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I need to understand the difference between the "success rate", "award rate" and "funding rate", the metrics used by the National Institute of Health as summary statistics for their research grants.

I have found this article but I still can't understand.

In particular, the article talks about "projects" and "individual application submission" as if they were two different things, like in this passage:

We calculate success rates this way because historically we have been interested in the success of a project or an idea getting funded, rather than of the success of the individual application submission

Another article that I found is this one, which details the mathematical formulas for the three metrics.

The difference between "success rate" and "award rate" is that the former has in the denominator "applications submitted (excluding resubmissions in that fiscal year)" and the latter has in the denominator "applications submitted (including resubmissions in that fiscal year)"

So my questions are:

  1. What is a "resubmission"? How is it defined?
  2. What is the difference between "projects" and "individual application submission"?
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1 Answer 1

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A resubmission means you submit, don't get the grant but do okay (you can actually resubmit any score even a non discussion, but whether it's likely to be a winner the second time is maybe questionable. Though it's also not too strange to submit a vastly improved proposal and still get a worse score. Different reviewers different result), then resubmit to hopefully get a better score with reviewer feedback. It's a new application but for the same project. Ordinarily you can only resubmit once, after that you have to design a new grant.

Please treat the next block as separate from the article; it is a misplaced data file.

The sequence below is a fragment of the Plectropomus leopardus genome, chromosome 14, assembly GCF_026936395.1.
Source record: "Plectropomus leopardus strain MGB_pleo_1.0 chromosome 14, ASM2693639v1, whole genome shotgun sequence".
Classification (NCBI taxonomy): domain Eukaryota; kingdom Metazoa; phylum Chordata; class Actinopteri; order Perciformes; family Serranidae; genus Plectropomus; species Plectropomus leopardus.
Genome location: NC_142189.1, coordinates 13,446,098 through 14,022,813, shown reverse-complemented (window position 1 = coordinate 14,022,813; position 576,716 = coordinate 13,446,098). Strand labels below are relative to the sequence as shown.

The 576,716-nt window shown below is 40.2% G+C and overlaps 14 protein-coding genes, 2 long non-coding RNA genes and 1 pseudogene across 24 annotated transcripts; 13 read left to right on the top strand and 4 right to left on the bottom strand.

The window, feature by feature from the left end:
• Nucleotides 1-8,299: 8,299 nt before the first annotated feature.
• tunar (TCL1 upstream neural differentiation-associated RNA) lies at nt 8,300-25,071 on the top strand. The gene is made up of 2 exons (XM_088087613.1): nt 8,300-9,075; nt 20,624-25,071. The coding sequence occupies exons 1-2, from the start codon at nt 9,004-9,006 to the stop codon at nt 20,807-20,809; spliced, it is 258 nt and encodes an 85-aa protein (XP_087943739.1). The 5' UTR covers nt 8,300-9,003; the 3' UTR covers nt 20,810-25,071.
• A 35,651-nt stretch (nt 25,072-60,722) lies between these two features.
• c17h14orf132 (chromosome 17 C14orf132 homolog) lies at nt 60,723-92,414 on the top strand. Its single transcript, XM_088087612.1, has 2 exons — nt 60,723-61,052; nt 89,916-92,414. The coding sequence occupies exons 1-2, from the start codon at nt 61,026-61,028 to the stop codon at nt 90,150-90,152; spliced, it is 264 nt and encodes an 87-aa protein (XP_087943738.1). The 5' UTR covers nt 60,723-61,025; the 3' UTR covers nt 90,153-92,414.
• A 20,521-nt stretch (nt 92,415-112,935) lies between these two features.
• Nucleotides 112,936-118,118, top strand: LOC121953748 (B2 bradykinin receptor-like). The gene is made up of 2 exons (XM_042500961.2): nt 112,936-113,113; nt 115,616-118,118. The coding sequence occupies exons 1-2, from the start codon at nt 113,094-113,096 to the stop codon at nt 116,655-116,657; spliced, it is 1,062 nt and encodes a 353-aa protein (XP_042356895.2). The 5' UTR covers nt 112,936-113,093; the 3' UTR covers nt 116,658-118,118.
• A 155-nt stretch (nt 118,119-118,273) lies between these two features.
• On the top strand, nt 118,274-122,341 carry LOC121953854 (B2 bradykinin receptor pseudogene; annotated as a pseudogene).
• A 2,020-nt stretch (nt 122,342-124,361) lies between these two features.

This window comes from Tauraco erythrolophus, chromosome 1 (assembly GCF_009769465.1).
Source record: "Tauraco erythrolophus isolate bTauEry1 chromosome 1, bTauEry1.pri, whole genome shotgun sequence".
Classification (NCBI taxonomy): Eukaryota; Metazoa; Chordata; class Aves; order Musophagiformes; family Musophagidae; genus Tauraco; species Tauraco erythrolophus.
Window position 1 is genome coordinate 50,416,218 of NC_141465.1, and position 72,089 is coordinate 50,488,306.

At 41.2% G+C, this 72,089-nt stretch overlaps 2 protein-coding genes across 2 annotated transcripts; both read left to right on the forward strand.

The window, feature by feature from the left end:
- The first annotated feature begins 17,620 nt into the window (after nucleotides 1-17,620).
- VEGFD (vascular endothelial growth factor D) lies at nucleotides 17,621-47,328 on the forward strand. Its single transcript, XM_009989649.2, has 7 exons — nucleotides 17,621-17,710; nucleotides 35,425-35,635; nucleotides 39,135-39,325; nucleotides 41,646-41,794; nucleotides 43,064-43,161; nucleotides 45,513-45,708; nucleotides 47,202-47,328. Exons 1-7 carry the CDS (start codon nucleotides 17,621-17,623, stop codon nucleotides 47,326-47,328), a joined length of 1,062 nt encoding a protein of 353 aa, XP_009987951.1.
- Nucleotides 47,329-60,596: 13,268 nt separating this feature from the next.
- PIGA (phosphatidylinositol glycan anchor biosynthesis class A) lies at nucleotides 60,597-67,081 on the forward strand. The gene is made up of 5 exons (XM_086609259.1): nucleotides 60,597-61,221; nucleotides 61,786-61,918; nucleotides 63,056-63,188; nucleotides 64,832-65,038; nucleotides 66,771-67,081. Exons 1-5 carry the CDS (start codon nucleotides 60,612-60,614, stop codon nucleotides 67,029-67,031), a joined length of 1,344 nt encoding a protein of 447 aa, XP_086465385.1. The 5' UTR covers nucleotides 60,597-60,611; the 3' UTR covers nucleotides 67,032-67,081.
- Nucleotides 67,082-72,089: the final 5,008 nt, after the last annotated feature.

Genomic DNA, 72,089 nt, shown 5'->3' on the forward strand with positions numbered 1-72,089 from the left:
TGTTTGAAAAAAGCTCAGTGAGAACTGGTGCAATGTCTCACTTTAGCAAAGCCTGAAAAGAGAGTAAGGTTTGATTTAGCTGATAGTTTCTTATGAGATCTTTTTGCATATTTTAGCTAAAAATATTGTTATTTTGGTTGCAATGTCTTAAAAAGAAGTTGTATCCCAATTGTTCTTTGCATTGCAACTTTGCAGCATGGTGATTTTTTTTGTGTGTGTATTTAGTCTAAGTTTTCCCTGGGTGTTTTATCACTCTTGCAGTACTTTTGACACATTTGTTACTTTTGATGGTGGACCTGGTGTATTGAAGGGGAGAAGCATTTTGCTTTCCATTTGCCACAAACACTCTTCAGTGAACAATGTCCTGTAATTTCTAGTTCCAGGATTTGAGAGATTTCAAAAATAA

A project or idea is a project or idea. It's a thing you want to do and want money to do it.

An individual application is an individual application. You submit one when you want money, and then you either get money or don't. You might have more than one application for the same project or idea if it doesn't get funded on the first opportunity.

I don't think any special terminology or definition is being used here, just words in their common meaning.

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  • bryan, since you seem knowledgeable about this, can you edit your answer to clarify these points? (1) As I understand it, for example R01 grants can be either investigator-initiated (The NIH was doing nothing and I bother the NIH to get funding) or solicited via a Request for Applications (the NIH issue a RFA, with a timeline, and I apply to it). Is the "resubmission" thing valid for both cases? In case of a RFA, do I have to resubmit inside the timeline given in the RFA? (2) What is the point of a resubmission if I don't get the grant? What do I change? ..... Commented Jul 5, 2021 at 5:50
  • ..... In a resubmission, what do I change to get the funding I didn't get the first time? The timeline of the project? The amount awarded? The research methodology? I promise to put in more effort than what I promised the first time? That such of thing? Commented Jul 5, 2021 at 5:51
  • In any way, thanks for the answer :) Commented Jul 5, 2021 at 5:53
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    @robertspierre The NIH website is very helpful for these things, check the link in my answer. 6th bullet point for your first question. For the rest... A SE Q and A and especially a comment is not enough space to explain "how do I get an NIH grant". I would suggest working through your university grants office and at minimum consulting with someone that has previously been NIH funded.
    – Bryan Krause
    Commented Jul 5, 2021 at 15:07
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    @Aruralreader You can actually resubmit any score even a non discussion, but whether it's likely to be a winner the second time is maybe questionable. Though it's also not too strange to submit a vastly improved proposal and still get a worse score. Different reviewers different result.
    – Bryan Krause
    Commented Jul 6, 2021 at 0:49

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